Transport Canada falls down on safety audit

A high level audit of aviation watchdog Transport Canada has revealed ‘significant weaknesses’ in how it goes about checking safety.

The audit, completed last September, found that only 67 per cent of airlines, maintenance companies and large airports were inspected, which meant Transport Canada was failing to adequately manage oversight of airline safety risks.

Transport Canada has put in place a regulatory framework for civil aviation safety that is consistent with international standards, said Michael Ferguson, Canada’s Auditor General, in his report presented to the nation’s House of Commons. However, it needs to improve key aspects of its surveillance of aviation companies.

“Though Canada has an excellent aviation safety track record, Transport Canada needs to be diligent in its oversight of the safety systems of aviation companies” said Ferguson.

Like many other national regulators, Transport Canada has moved to an approach that puts the onus on large aviation companies to develop safety management systems in accordance with regulations, while the Department oversees their compliance.

The audit found that while some aspects of surveillance are working well, there are weaknesses in how Transport Canada plans, conducts, and reports on its surveillance activities. For example, in 2010–11, only about two thirds of planned inspections were completed—which is significant, since only the higher-risk companies and operations are selected for inspection in any given year. Most inspections did not fully comply with established methodology, and were subject to little management oversight.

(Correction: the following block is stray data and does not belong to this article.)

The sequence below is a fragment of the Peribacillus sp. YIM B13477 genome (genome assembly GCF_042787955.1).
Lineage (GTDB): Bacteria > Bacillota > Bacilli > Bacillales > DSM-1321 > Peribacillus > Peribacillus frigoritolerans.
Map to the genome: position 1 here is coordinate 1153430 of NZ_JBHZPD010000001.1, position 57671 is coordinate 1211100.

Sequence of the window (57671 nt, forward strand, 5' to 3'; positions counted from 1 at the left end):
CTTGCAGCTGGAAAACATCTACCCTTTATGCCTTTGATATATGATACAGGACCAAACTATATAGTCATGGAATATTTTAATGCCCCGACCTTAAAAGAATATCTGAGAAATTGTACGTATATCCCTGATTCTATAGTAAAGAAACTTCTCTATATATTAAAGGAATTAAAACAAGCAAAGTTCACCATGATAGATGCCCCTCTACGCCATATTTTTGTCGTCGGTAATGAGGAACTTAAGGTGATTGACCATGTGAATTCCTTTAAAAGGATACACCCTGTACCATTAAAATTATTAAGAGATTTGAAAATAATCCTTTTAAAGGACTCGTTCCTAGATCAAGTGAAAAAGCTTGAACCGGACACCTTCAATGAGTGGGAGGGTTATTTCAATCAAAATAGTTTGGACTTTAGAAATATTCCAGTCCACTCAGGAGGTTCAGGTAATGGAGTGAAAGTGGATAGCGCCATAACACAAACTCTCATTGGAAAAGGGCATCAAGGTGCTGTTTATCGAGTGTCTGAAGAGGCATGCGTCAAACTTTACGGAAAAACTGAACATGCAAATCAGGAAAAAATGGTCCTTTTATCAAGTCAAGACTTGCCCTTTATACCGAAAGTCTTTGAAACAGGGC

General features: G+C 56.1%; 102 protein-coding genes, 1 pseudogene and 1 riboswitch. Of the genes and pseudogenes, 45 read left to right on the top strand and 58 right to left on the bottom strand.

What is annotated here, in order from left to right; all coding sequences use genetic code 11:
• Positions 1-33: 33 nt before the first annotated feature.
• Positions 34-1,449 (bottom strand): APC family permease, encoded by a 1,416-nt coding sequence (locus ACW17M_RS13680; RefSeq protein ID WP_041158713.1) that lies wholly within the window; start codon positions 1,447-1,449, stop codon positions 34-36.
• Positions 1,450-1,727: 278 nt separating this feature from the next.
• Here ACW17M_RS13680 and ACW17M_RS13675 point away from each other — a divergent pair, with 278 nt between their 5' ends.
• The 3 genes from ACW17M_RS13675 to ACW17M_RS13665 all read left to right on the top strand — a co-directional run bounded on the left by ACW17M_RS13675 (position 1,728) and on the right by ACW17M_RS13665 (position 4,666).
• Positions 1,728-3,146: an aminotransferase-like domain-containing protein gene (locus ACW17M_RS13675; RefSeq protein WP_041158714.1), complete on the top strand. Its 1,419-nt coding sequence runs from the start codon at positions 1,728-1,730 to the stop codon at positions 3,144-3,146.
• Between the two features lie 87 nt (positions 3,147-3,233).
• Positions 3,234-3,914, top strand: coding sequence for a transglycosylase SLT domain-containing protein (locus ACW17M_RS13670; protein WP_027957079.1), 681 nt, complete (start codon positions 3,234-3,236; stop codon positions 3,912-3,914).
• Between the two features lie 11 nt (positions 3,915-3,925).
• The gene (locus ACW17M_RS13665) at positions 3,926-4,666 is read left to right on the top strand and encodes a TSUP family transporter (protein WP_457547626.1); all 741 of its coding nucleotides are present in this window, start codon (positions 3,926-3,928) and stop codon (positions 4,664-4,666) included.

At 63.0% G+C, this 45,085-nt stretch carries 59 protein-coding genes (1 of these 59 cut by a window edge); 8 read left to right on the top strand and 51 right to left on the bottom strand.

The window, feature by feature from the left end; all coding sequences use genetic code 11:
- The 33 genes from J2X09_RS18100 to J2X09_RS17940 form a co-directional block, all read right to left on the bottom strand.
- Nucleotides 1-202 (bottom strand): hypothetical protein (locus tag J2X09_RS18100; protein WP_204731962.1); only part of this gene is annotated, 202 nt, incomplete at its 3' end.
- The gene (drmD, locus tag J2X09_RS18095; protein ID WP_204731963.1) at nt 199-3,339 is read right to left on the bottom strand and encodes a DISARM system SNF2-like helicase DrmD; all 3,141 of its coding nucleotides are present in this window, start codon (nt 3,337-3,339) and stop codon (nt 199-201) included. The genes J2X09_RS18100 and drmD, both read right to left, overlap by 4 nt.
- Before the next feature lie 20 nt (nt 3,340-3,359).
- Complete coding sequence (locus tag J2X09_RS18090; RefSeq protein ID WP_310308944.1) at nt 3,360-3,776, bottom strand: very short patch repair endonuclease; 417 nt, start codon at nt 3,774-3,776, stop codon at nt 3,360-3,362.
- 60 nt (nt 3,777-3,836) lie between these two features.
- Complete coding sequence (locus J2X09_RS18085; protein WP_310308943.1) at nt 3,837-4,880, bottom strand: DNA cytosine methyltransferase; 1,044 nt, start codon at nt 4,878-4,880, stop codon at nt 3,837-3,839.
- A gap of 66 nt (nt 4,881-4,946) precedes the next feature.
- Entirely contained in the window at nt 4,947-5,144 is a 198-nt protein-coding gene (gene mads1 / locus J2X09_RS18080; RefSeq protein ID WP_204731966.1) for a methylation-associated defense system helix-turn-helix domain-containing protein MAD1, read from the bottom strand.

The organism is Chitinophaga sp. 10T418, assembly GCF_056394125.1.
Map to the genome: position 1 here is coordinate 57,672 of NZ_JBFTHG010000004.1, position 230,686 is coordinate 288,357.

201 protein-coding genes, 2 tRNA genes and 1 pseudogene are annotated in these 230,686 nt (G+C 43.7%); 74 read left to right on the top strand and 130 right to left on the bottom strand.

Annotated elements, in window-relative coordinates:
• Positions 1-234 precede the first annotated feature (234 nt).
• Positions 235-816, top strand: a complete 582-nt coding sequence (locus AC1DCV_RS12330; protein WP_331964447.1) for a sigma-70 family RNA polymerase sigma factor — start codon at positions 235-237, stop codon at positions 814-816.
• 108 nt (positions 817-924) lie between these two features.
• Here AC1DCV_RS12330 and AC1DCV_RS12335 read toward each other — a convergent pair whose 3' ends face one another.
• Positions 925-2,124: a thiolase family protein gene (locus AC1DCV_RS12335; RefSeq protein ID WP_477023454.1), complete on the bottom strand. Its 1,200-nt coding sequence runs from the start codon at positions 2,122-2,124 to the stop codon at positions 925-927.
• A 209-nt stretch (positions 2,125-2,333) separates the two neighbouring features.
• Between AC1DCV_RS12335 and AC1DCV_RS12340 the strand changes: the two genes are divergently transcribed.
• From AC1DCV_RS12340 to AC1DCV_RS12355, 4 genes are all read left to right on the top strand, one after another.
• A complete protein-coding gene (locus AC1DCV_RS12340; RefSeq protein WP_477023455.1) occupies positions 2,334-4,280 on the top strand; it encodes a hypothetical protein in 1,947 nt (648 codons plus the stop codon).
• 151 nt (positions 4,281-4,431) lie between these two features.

“Transport Canada has made progress in moving to a new regulatory framework,” said Ferguson. “Now, it must resolve the significant weaknesses in surveillance that we identified.”

He said that while some aspects of the new surveillance programme are working well, there are weaknesses in critical areas. For example, information for assessing the risk indicators that Transport Canada uses to identify the high-risk aviation companies that should be inspected is not always available or kept up to date.

A minimum acceptable level of surveillance has not been clearly established to indicate how long aviation companies can operate without being inspected, and only two thirds of planned inspections have been carried out. Most inspections are not fully conducted according to established methodology and are subject to little management oversight. In addition, documentation of key decisions is weak. Finally, Transport Canada lacks a quality assurance programme to continuously improve its surveillance programme.

Posted in Airlines, CAAs/ANSPs, News, Reports, Safety

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